On September 17, 2020, Governor Newsom signed SB 1159 into law, creating Labor Code sections 77.8, 3212.87 and 3212.88 and officially codifying the Governor’s prior Executive Order N-62-20. The new law requires employers to report an employee’s COVID-positive test results to their worker’s compensation carrier and establishes penalties of up to $10,000 for a failure to do so, among other violations. Note that the new reporting requirements are retroactive.
When is the Law Effective and What Time Period Does It Cover?
SB 1159 was immediately effective upon its signing on September 17, 2020. It provides that for an employee who suffers illness or death resulting from COVID-19 between July 6, 2020 through January 1, 2023, a “disputable presumption” exists that employees contracted the virus at work for workers’ compensation purposes.
Can the Employer Challenge the “Disputable Presumption”?
Although SB 1159 establishes a presumption that an illness or death resulting from COVID-19 has arisen out of and in the course and scope of employment, that presumption is disputable. An employer may challenge the presumption by establishing evidence such as: (1) measures in place to reduce potential transmission of COVID-19 in the place of employment; (2) the employee’s risks of COVID-19 infection outside of the workplace; (3) statements made by the employee regarding exposure and diagnosis; and (4) any other evidence normally used to dispute a non-COVID work-related injury.
When Does the Employer Have to Report a Positive Test?
SB 1159 applies to employers with five or more employees, and mandates reporting to the employer’s worker’s compensation carrier when employees test positive for COVID-19. The law applies if an employer “knows or reasonably should know” that an employee has tested positive for COVID-19 within 14 days after performing work at the employee’s place of employment.
For employees who previously indicated to their employer that they tested positive for COVID between July 6, 2020 and September 17, 2020, employers now have 30 days from September 17 to report those positive tests to their worker’s compensation carrier.
For employees who report a positive test after September 17, the employer has three days from the date of notice of the positive test to report that information to its carrier.
What Does the Employer Have to Report?
The reporting obligation relates only to a COVID-positive (“Polymerase Chain Reaction”) test. It does not apply to a positive antibody (“serologic”) test.
The employer must report specific information to its claims administrator, including the fact that an employee has tested positive (without identifying the employee, unless the employee claims the positive diagnosis is work-related or has filed a claim form); the date of the positive test (which is the date the testing specimen was collected); the address of the employee’s specific place of employment during the 14-day period prior to the test; and the highest number of employees who reported to work at that location within 45 days prior to the last date on which the subject employee worked there.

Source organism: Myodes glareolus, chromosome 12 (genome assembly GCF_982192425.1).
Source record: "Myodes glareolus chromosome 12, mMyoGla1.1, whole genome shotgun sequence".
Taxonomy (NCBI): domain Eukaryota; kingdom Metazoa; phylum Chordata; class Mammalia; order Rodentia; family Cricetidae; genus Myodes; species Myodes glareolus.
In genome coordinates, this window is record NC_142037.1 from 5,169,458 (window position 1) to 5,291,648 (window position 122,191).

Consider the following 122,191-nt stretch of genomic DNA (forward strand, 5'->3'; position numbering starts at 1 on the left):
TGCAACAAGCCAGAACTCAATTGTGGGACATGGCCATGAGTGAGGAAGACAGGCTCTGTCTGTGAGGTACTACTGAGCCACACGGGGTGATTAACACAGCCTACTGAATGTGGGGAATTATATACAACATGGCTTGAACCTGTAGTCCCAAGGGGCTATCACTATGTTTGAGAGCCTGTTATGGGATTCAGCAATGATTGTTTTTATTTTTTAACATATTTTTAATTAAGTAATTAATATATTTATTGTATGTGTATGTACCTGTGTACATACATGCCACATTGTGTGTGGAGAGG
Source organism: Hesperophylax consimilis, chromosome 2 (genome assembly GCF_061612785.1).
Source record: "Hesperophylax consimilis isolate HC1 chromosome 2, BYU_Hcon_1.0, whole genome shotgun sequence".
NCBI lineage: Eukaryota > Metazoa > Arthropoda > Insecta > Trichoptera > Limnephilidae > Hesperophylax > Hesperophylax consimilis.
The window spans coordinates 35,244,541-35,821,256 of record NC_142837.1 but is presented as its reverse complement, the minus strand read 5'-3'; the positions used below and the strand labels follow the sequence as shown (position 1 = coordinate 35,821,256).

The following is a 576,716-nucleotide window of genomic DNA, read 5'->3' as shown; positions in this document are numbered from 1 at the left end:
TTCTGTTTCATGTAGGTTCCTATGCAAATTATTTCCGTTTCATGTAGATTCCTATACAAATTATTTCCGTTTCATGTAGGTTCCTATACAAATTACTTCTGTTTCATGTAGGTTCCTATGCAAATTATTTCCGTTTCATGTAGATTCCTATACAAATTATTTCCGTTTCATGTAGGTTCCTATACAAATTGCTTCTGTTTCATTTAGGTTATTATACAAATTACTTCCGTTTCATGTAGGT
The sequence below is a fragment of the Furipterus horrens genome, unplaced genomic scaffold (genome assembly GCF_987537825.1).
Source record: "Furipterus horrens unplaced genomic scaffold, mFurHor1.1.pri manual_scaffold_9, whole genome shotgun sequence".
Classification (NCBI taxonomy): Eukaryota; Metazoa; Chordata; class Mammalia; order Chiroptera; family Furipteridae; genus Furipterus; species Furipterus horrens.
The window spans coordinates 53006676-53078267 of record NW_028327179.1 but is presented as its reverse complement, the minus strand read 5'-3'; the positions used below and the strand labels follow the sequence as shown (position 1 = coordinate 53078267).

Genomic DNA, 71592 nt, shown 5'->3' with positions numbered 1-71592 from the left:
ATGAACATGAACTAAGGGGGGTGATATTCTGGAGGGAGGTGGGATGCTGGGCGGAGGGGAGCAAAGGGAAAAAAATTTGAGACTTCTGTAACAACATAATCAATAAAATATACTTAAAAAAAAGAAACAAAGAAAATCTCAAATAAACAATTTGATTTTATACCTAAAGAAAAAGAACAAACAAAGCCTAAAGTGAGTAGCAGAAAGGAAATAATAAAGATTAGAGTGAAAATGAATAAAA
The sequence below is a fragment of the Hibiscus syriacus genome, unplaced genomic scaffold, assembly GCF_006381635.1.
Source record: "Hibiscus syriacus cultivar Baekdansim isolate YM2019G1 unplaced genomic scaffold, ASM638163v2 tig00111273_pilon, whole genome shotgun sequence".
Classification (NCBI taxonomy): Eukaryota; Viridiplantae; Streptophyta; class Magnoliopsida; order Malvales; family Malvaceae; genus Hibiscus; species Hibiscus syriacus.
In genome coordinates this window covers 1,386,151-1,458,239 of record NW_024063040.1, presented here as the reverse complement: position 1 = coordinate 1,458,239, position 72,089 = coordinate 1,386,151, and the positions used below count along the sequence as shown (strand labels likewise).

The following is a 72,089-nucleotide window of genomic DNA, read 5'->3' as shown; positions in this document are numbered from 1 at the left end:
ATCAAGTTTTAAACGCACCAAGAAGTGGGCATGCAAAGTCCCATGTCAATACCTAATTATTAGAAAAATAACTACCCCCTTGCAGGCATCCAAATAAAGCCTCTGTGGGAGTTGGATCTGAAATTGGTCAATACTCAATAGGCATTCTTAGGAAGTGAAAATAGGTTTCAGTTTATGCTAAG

For positive tests between July 6, 2020 and the effective date of SB 1159, the employer must report the highest number of employees who reported to work at the specific place of employment between those dates.
What Happens After Reporting a Positive COVID-19 Case?
The claims administrator will use the reported information to determine whether there has been an “outbreak” of COVID-19 at the employee’s “specific place of employment.”
A “specific place of employment” includes, for example, a “building, store, facility, or agricultural field where an employee performs work at the employer’s direction.” It does not apply to teleworkers in their remote work environment, unless they are home health care workers.
An “outbreak” occurs if (a) four employees test positive for COVID-19 when the employer has 100 employees or fewer; (b) four percent of the employees at the specific place of employment test positive for COVID-19 if the employer has more than 100 employees; or (c) the specific place of employment is ordered to close by a local public health department, the State Department of Public Health, the Division of Occupational Safety or Health or a school superintendent.
What Are the Penalties For a Failure to Report?
Following these reporting requirements is critical: SB 1159 provides for a penalty of $10,000 against an employer that “intentionally submits false or misleading information or fails to submit information.”
Generally, employers are not required to provide a First Report of Injury form to employees unless the employee has asserted that an injury or illness occurred at work. That said, however, it is best to provide the form to any employee who reports an illness or injury that could have occurred at work, to avoid a later allegation that the employer attempted to prevent the employee from pursuing a worker’s compensation claim.
Employers are strongly advised to discuss these details and the impact of SB 1159 with their worker’s compensation carrier or insurance broker for further information.
For employment questions specific to your company, contact the employment attorneys at LightGabler.For questions regarding COVID-19 issues or other employment questions specific to your company, contact the employment attorneys at LightGabler.